What if we had a tool that we could carry in our pocket and that would allow us to control the quality of the food products at any point in their production?

Dear sirs, we have it!! It seems like and advert selling a panacea,I know, but I´m not going beyond reality…. I´m talking about Near Infrared Spectroscopy technology, known as NIRS, which has been in our lives for more than 30 years and,at last, we are taking good aim at applying it in places and moments that can get us out of many predicaments in our day-to-day lives in the agri-food sector, so let’s give it the treatment it deserves!

Well, being rigorous with this technology , near-infrared analysis is an instrumental technique in the field of molecular spectroscopy, wihich requires chemometric treatment of the data obtained, because the signal obtained in the near-infrared is so complex that the bands of the spectrum are difficult to interpret. And here we start with the complicated terms… chemometrics? Quite simply, statistical techniques to which you have to apply logic, good common sense and a lot of chemistry!!!!

Portable NIRS with tester of the CARNIQUS project

The methodology followed using NIR spectroscopy leads us through analyses aimed at characterising products by quantifying analytical parameters that are of interest to us or that are critical for quality control of both raw materials and products during processing or of the final product.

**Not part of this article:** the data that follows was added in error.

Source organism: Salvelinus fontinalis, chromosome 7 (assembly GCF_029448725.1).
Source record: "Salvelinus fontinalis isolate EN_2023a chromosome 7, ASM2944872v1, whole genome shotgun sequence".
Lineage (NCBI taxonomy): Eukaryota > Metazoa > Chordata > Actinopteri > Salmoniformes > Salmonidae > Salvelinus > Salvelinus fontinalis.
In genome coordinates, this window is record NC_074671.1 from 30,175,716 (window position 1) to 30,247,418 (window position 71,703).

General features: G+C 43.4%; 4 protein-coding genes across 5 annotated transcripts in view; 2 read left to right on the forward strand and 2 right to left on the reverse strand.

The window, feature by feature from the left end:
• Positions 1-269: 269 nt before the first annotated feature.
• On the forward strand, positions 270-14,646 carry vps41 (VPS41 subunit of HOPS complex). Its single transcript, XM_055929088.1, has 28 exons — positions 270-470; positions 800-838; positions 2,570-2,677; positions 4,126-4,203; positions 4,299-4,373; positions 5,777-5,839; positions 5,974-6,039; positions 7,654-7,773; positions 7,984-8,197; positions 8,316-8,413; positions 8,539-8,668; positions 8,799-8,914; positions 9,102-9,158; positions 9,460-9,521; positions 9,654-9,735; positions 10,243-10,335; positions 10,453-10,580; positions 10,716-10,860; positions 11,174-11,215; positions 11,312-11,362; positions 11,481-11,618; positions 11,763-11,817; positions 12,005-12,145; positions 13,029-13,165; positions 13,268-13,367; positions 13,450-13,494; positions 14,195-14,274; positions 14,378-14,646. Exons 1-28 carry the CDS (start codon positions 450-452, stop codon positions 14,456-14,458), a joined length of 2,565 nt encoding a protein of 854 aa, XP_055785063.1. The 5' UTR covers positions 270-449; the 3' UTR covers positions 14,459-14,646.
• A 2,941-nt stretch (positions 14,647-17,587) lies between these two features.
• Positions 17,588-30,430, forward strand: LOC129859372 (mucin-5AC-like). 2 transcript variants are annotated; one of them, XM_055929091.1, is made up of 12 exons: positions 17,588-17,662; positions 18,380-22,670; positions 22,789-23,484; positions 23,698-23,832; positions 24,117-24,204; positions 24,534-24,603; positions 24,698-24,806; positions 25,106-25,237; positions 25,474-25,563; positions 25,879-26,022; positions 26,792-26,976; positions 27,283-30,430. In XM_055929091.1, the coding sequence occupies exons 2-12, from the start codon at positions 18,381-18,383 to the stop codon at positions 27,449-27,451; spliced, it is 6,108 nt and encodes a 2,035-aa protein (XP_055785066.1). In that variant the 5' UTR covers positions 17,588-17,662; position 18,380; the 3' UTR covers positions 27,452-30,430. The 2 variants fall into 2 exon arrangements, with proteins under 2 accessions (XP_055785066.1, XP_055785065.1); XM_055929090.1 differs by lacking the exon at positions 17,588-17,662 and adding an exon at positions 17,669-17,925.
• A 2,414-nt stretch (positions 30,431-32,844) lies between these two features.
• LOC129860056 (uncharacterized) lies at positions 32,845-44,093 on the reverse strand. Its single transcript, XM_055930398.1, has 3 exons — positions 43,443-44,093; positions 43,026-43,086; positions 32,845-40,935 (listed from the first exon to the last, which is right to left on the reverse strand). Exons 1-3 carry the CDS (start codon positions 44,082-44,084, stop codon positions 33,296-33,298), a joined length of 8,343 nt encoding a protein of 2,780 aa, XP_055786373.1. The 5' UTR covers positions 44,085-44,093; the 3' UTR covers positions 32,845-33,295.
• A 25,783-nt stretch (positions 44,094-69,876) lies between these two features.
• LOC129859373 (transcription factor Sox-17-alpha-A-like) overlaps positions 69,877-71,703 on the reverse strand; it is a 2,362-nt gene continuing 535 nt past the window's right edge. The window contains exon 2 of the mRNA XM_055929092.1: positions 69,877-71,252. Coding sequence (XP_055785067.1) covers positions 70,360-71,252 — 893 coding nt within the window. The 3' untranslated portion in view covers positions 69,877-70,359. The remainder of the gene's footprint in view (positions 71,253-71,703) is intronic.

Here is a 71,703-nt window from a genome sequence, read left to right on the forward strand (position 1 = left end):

In addition, another application of this technique is that it is capable of discriminating products according to the quality standards set by the company itself at each stage of processing. In this case, these are (non-targeted) classification models that allow you to identify or detect that something has changed in the product, which may be due to a change in the raw materials (differences in nutritional composition), changes between batches (which may affect the final product), production problems (dosage of ingredients) and even if there is any adulteration in any ingredient used or possible contamination in its preparation.

The verification of a production process generally depends on the results obtained in a laboratory through long and costly analytical methods, which implies “not-inmediate” response times. NIRS technology is an analytical tool that allows us to track the traceability at any point and along the entire production chain and, therefore, provides us with important advantages in decision-making or problem detection in situ.

Nowadays, portable equipment not much bigger than a smartphone, is already available, capable of analysing a multitude of products by simply selecting the right modelat any given moment. Although, it must be said, these models have to be meticulously developed by personnel who are experts in the technology, and that is what research centres such as CARTIF are here for.

It has been almost 15 years since I came across this technology thanks to a colleague who worked with it and it was out of sheer conviction that I took the baton of this great technique with which I continue to advance, learning and working, so that companies, especially in the agri-food sector, get to know it and take advantage of all its benefits.

Maribel Campos
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